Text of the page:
California Endowment Grant Supports Chavistas Work On Wellness Curriculum
Thanks to a $25,000 grant from the California Endowment Building Healthy Communities initiative, the Cesar Chavez Service Clubs have built a five-part curriculum to help middle school students learn about healthy food choices. The San Diego-based Chavez Clubs provide after-school leadership development training based on the values of Cesar Chavez and the Farmworkers Movement. With the California Endowment grant, club members or "Chavistas" in 30 inner-city schools worked together to learn about the health impacts of sugary foods and then developed a curriculum that can be used to teach other students the benefits of a healthy diet.
Chavistas in our elementary and middle school clubs have been working in their club meetings during this school year to learn about how excessive sugar in their diets from snack foods and sugary drinks can cause diabetes and obesity. They worked together in group discussions to compete worksheets about their own diets and discussed the challenges they faced in their own families to eat healthy foods. They also linked their discussions to the 10 Values of Cesar Chavez that are at the core of all Chavez Club activities.
From this learning, self evaluation and group discussions, the clubs have developed the following five-part wellness curriculum that will lead other students through an exploration of healthy eating choices and community action.
- Power of Choice. The first part of the curriculum is called the Power of Choice, which involves students exploring what is in their diet, learning how sugar content impacts overall health and how they have the power of choice to select healthy foods.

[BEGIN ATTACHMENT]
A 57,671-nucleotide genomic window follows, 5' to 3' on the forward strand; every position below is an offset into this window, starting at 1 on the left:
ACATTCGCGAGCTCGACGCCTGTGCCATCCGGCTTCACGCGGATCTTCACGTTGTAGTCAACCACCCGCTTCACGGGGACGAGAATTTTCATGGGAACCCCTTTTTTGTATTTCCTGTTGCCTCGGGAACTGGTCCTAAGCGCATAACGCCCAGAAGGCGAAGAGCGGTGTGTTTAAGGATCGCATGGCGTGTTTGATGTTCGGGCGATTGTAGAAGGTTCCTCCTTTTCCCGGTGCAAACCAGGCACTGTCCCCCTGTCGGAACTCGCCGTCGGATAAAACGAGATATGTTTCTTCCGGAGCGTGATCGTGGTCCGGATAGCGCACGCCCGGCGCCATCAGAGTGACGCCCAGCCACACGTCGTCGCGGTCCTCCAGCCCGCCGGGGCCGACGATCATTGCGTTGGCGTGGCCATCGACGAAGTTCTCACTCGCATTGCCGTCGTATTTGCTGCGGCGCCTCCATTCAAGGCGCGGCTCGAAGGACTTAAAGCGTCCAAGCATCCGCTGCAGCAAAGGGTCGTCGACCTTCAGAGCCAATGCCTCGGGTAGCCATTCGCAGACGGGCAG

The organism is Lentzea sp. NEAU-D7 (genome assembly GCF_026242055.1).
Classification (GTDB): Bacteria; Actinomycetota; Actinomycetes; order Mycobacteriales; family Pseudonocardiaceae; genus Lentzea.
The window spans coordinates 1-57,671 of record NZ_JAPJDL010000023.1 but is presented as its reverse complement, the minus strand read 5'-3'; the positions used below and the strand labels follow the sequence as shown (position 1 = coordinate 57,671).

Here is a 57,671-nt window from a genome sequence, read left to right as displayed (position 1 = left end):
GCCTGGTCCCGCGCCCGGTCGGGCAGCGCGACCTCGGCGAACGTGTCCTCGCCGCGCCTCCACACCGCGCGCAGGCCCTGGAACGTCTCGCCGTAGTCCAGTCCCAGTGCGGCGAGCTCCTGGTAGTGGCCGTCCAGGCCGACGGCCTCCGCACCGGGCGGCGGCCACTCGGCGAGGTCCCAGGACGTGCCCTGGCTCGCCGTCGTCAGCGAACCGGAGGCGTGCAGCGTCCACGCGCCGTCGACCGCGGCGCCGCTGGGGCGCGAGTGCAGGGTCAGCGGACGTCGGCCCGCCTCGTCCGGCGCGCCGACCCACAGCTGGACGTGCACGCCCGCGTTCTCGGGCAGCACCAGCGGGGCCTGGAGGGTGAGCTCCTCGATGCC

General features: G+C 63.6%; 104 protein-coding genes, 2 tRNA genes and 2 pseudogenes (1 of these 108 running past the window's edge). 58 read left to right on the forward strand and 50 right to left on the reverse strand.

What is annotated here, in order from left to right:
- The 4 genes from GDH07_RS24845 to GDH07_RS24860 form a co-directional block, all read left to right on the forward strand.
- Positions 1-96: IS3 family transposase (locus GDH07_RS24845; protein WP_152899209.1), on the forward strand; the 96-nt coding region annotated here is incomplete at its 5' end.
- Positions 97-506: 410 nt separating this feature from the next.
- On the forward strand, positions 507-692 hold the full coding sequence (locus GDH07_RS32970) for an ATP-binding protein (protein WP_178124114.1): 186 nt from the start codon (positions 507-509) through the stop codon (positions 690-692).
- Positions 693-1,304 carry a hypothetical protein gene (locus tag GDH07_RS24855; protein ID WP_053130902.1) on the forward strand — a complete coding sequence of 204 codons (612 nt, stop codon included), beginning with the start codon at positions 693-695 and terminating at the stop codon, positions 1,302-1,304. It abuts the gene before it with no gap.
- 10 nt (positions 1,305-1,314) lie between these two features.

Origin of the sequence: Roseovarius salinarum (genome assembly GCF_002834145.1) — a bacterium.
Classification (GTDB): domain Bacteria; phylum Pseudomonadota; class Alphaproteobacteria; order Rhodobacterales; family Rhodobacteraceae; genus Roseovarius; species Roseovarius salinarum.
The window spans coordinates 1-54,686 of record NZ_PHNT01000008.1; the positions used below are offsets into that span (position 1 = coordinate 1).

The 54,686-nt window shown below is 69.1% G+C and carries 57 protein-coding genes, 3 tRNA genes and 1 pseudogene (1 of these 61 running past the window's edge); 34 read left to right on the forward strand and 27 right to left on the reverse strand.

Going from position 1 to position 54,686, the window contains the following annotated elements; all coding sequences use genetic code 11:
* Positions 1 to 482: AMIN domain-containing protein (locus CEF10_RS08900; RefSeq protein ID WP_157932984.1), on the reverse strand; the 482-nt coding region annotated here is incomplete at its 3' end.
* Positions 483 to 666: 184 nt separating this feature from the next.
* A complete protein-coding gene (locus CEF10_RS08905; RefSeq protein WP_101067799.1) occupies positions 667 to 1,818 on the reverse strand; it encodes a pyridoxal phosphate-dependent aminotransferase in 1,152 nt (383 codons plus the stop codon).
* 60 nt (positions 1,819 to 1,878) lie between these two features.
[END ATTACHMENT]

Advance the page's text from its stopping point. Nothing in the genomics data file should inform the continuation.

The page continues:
- Information. After learning about healthy foods and the power of choice, students move on to more learning as they discuss how food and snack advertising and food availability can influence the food choices of children and their families. To make learning fun, the Chavistas helped to develop a Jeopardy game focused on questions about healthy diets and food choices.
- Discussion. Students use their club meetings to have group discussions about how their families, communities, sports and TV stars and their elected representatives could do more to promote healthy diets for children.
- Plan of Action. In this phase, students begin to discuss how they can take action to support healthy diets in their school and community. Club members discuss actions that they could take to teach others and promote healthy diets. Actions they have discussed include setting up information tables at their school, using social media to get the word out about negative impacts of sugary foods and scheduling visits with their elected representatives.
- Club or Class Assignments. After the clubs discuss and agree on actions, they then make assignments that allow all club members to participate. Each assignment includes having Chavistas report back to their club on what they did and wrap-up discussions about what impacts they felt they had on teaching others about this important issue.
Through this California Endowment grant, our Chavistas have proven that students can work together to learn about ways they can lead healthier lives and impact other students and their community with the power of choice. During the next school year, Chavista Club leaders will be presenting their wellness curriculum to their school principals asking that it be incorporated into regular class time instruction in their schools so that their fellow students can learn about the positive benefits of healthy diets. Club leaders will also be continuing their social action outreach by meeting with their elected representatives to ask them to support healthy child and healthy diet policies in their community.
Thank you again California Endowment for supporting this impactful, life changing project.